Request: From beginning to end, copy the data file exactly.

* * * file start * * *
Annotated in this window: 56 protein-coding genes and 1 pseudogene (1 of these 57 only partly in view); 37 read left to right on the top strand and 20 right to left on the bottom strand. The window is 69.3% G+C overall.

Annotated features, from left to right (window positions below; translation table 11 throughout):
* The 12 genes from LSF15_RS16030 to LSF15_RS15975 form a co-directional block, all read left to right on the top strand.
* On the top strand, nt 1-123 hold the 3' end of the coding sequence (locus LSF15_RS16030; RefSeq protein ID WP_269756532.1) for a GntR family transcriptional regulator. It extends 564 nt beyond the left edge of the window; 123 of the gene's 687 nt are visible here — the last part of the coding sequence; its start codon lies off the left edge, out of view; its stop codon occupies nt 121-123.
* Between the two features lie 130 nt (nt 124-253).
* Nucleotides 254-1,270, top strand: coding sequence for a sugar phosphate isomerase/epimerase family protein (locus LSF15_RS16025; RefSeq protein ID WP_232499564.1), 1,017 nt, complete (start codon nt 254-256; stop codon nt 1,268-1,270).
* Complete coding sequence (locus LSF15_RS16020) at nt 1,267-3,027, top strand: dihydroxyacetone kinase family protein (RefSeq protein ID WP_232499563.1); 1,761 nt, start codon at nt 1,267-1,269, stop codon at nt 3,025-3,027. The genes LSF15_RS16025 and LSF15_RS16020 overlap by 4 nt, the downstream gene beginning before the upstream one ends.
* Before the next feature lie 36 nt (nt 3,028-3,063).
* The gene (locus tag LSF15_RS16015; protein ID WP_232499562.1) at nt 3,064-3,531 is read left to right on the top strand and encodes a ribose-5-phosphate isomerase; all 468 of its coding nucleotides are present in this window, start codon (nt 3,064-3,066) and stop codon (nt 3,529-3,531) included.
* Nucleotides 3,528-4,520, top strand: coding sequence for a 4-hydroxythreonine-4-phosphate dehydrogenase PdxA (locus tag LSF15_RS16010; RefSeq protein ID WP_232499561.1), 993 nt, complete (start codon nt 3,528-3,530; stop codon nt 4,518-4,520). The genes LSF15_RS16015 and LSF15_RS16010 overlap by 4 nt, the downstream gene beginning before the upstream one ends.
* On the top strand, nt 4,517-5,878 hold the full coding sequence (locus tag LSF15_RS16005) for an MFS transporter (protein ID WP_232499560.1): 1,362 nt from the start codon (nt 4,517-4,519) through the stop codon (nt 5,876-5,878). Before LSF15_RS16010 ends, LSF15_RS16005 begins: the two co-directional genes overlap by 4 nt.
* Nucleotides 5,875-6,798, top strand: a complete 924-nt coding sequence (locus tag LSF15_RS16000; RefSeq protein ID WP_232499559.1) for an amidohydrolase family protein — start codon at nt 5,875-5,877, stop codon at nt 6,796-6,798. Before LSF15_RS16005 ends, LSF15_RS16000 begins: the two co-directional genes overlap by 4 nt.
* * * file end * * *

Annotated in this window: 56 protein-coding genes and 1 pseudogene (1 of these 57 only partly in view); 37 read left to right on the top strand and 20 right to left on the bottom strand. The window is 69.3% G+C overall.

Annotated features, from left to right (window positions below; translation table 11 throughout):
* The 12 genes from LSF15_RS16030 to LSF15_RS15975 form a co-directional block, all read left to right on the top strand.
* On the top strand, nt 1-123 hold the 3' end of the coding sequence (locus LSF15_RS16030; RefSeq protein ID WP_269756532.1) for a GntR family transcriptional regulator. It extends 564 nt beyond the left edge of the window; 123 of the gene's 687 nt are visible here — the last part of the coding sequence; its start codon lies off the left edge, out of view; its stop codon occupies nt 121-123.
* Between the two features lie 130 nt (nt 124-253).
* Nucleotides 254-1,270, top strand: coding sequence for a sugar phosphate isomerase/epimerase family protein (locus LSF15_RS16025; RefSeq protein ID WP_232499564.1), 1,017 nt, complete (start codon nt 254-256; stop codon nt 1,268-1,270).
* Complete coding sequence (locus LSF15_RS16020) at nt 1,267-3,027, top strand: dihydroxyacetone kinase family protein (RefSeq protein ID WP_232499563.1); 1,761 nt, start codon at nt 1,267-1,269, stop codon at nt 3,025-3,027. The genes LSF15_RS16025 and LSF15_RS16020 overlap by 4 nt, the downstream gene beginning before the upstream one ends.
* Before the next feature lie 36 nt (nt 3,028-3,063).
* The gene (locus tag LSF15_RS16015; protein ID WP_232499562.1) at nt 3,064-3,531 is read left to right on the top strand and encodes a ribose-5-phosphate isomerase; all 468 of its coding nucleotides are present in this window, start codon (nt 3,064-3,066) and stop codon (nt 3,529-3,531) included.
* Nucleotides 3,528-4,520, top strand: coding sequence for a 4-hydroxythreonine-4-phosphate dehydrogenase PdxA (locus tag LSF15_RS16010; RefSeq protein ID WP_232499561.1), 993 nt, complete (start codon nt 3,528-3,530; stop codon nt 4,518-4,520). The genes LSF15_RS16015 and LSF15_RS16010 overlap by 4 nt, the downstream gene beginning before the upstream one ends.
* On the top strand, nt 4,517-5,878 hold the full coding sequence (locus tag LSF15_RS16005) for an MFS transporter (protein ID WP_232499560.1): 1,362 nt from the start codon (nt 4,517-4,519) through the stop codon (nt 5,876-5,878). Before LSF15_RS16010 ends, LSF15_RS16005 begins: the two co-directional genes overlap by 4 nt.
* Nucleotides 5,875-6,798, top strand: a complete 924-nt coding sequence (locus tag LSF15_RS16000; RefSeq protein ID WP_232499559.1) for an amidohydrolase family protein — start codon at nt 5,875-5,877, stop codon at nt 6,796-6,798. Before LSF15_RS16005 ends, LSF15_RS16000 begins: the two co-directional genes overlap by 4 nt.